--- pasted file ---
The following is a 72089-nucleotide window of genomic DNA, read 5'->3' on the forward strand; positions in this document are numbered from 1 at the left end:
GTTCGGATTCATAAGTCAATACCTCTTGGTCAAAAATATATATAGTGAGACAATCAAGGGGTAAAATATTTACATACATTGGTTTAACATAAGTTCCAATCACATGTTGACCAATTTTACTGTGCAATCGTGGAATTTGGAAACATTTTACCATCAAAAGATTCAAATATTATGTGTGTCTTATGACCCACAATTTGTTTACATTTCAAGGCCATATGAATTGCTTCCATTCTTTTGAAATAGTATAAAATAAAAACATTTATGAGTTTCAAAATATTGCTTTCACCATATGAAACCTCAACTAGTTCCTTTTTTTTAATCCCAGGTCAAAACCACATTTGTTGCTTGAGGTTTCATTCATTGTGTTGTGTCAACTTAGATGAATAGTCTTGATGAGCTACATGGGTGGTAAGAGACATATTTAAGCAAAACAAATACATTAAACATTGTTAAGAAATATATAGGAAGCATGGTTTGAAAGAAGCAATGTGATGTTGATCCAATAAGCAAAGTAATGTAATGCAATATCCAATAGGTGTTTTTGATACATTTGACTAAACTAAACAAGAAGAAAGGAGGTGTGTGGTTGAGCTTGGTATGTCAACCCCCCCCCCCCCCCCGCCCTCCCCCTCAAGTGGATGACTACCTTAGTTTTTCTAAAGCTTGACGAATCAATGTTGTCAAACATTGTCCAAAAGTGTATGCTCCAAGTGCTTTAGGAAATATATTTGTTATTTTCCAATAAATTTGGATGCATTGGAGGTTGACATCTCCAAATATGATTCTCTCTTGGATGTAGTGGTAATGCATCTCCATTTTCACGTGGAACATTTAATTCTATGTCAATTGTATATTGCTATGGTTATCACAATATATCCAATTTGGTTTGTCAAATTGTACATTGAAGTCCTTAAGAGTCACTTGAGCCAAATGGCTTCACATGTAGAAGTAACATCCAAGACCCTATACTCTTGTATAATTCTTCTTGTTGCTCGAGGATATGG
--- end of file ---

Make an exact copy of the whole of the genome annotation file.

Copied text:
The following is a 72089-nucleotide window of genomic DNA, read 5'->3' on the forward strand; positions in this document are numbered from 1 at the left end:
GTTCGGATTCATAAGTCAATACCTCTTGGTCAAAAATATATATAGTGAGACAATCAAGGGGTAAAATATTTACATACATTGGTTTAACATAAGTTCCAATCACATGTTGACCAATTTTACTGTGCAATCGTGGAATTTGGAAACATTTTACCATCAAAAGATTCAAATATTATGTGTGTCTTATGACCCACAATTTGTTTACATTTCAAGGCCATATGAATTGCTTCCATTCTTTTGAAATAGTATAAAATAAAAACATTTATGAGTTTCAAAATATTGCTTTCACCATATGAAACCTCAACTAGTTCCTTTTTTTTAATCCCAGGTCAAAACCACATTTGTTGCTTGAGGTTTCATTCATTGTGTTGTGTCAACTTAGATGAATAGTCTTGATGAGCTACATGGGTGGTAAGAGACATATTTAAGCAAAACAAATACATTAAACATTGTTAAGAAATATATAGGAAGCATGGTTTGAAAGAAGCAATGTGATGTTGATCCAATAAGCAAAGTAATGTAATGCAATATCCAATAGGTGTTTTTGATACATTTGACTAAACTAAACAAGAAGAAAGGAGGTGTGTGGTTGAGCTTGGTATGTCAACCCCCCCCCCCCCCCCGCCCTCCCCCTCAAGTGGATGACTACCTTAGTTTTTCTAAAGCTTGACGAATCAATGTTGTCAAACATTGTCCAAAAGTGTATGCTCCAAGTGCTTTAGGAAATATATTTGTTATTTTCCAATAAATTTGGATGCATTGGAGGTTGACATCTCCAAATATGATTCTCTCTTGGATGTAGTGGTAATGCATCTCCATTTTCACGTGGAACATTTAATTCTATGTCAATTGTATATTGCTATGGTTATCACAATATATCCAATTTGGTTTGTCAAATTGTACATTGAAGTCCTTAAGAGTCACTTGAGCCAAATGGCTTCACATGTAGAAGTAACATCCAAGACCCTATACTCTTGTATAATTCTTCTTGTTGCTCGAGGATATGG